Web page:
As most of Australia enhanced its great public holiday tradition by taking a day off to farewell the Queen, Sarah Bears used her time to farewell the Swans from the SCG on Thursday ahead of Saturday’s grand final against Geelong in Melbourne.
Usually school teacher by weekday, Bears drove the 108-kilometre round trip from Campbelltown so she could wish her beloved Bloods well on their journey to potential glory.
Swans fan Sarah Bears with daughter Aislinn at the SCG on Thursday.Credit:Edwina Pickles
While the Swans were being bused to Sydney’s jet base for a charter flight, Bears returned home to prepare for her trip south.
“We’re taking the train on Friday,” she told the Herald and The Age. “Airfares are quite expensive so eight of us decided to make a trip of it, including my 19-year-old daughter Aislinn. A few are flying and a lot are driving down.”
Making the trip from outer south-western Sydney to the SCG for the Swans is something Bears does regularly, whether it’s for making banners or leading the cheering at games.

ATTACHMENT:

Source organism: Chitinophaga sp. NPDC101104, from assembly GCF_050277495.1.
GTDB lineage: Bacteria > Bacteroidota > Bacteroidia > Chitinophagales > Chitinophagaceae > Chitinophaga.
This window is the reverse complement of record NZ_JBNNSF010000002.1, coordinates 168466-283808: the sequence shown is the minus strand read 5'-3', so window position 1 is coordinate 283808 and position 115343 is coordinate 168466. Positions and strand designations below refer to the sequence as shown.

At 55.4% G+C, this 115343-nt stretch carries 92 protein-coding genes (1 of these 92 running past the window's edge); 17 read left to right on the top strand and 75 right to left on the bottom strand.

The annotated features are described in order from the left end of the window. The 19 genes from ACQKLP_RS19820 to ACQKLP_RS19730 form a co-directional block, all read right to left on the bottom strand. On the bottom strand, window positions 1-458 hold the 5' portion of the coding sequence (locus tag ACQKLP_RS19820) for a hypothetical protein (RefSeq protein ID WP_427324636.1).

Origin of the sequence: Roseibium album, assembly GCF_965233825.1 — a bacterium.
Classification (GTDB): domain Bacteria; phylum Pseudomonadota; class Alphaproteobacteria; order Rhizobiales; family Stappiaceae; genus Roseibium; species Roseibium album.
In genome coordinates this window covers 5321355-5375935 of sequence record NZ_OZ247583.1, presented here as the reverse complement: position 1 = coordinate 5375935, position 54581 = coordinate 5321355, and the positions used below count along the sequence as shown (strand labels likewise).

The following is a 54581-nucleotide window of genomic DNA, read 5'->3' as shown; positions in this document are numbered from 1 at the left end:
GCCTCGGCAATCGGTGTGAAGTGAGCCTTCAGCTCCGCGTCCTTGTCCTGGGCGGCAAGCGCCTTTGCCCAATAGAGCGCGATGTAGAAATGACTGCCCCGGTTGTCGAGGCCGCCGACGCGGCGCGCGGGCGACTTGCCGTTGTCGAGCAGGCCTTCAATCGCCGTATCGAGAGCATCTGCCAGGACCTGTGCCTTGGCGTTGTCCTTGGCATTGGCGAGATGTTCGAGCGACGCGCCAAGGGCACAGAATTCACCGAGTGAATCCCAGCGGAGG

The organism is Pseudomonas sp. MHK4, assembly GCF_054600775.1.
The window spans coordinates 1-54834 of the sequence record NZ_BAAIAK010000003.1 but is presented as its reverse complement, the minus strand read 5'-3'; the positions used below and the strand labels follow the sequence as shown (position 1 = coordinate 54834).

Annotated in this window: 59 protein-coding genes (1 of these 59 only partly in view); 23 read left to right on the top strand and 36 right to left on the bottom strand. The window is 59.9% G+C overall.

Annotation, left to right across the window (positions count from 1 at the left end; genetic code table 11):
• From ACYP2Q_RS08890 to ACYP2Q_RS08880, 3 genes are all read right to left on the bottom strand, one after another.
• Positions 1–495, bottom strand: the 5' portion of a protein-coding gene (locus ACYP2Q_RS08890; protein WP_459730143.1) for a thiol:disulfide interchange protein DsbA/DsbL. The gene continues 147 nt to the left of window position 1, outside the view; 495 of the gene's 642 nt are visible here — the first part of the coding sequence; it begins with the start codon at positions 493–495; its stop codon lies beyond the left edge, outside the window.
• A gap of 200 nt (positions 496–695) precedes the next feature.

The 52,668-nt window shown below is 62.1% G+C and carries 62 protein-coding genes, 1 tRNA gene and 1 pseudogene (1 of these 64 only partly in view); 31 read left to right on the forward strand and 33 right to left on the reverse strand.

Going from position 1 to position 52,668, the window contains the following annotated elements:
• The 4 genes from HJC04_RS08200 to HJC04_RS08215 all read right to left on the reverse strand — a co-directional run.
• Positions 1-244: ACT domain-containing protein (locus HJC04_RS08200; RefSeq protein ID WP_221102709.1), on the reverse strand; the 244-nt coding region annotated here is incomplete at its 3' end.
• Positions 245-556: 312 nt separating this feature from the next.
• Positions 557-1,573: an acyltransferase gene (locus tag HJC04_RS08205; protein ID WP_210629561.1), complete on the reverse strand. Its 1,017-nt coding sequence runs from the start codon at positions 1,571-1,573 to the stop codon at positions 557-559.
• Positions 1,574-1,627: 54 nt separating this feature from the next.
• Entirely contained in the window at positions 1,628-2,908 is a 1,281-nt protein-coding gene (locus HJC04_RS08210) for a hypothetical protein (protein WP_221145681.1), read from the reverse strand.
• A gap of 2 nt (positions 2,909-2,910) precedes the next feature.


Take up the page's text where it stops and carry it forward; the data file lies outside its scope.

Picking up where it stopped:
“I don’t mind at all. I enjoy it,” she said.
Bears doesn’t fit the mould of a stereotypical Swans supporter, predominantly based as they are in Sydney’s eastern suburbs and north shore.
The Bears watch Swans Dane Rampe depart for Sydney airport.Credit:Edwina Pickles
Western Sydney is predominantly a rugby league-loving area, as the Swans cross-town rivals the Greater Western Sydney Giants are finding out in attempting to draw crowds to the Sydney Showgrounds at Olympic Park.
Bears was indoctrinated by her grandparents, who once managed Fort Denison in the middle of Sydney Harbour and began following the Swans when the team moved from South Melbourne 40 years ago.
Despite this lifetime of devotion, she has been a member of the cheer squad for only four years.
Lance Buddy Franklin depart for the airport.Credit:Edwina Pickles
“I haven’t been able to be involved during the past because I’ve got four children. Three have autism. But now that they’re all a little bit older, it’s a bit easier to get more involved,” she said.
Employed at the special education unit at Ingleburn High School, Bears had to take the last day of term three off to head down and watch the Swans.
“My principal and everyone I work with are very well aware of my commitment to the club, so they were sort of expecting it,” she said. “I’ve even got Swans stuff in my classroom.”
So how do Bears and her fellow cheer squad members go about getting tickets for the grand final?
“Because we pay extra being in the cheer squad, we actually get guaranteed finals tickets,” she said. “So all we had to do was register with the club.
“For my family, we have six cheer squad memberships, so I’m able to get six finals tickets, but there’s only two of us from my family going down.”
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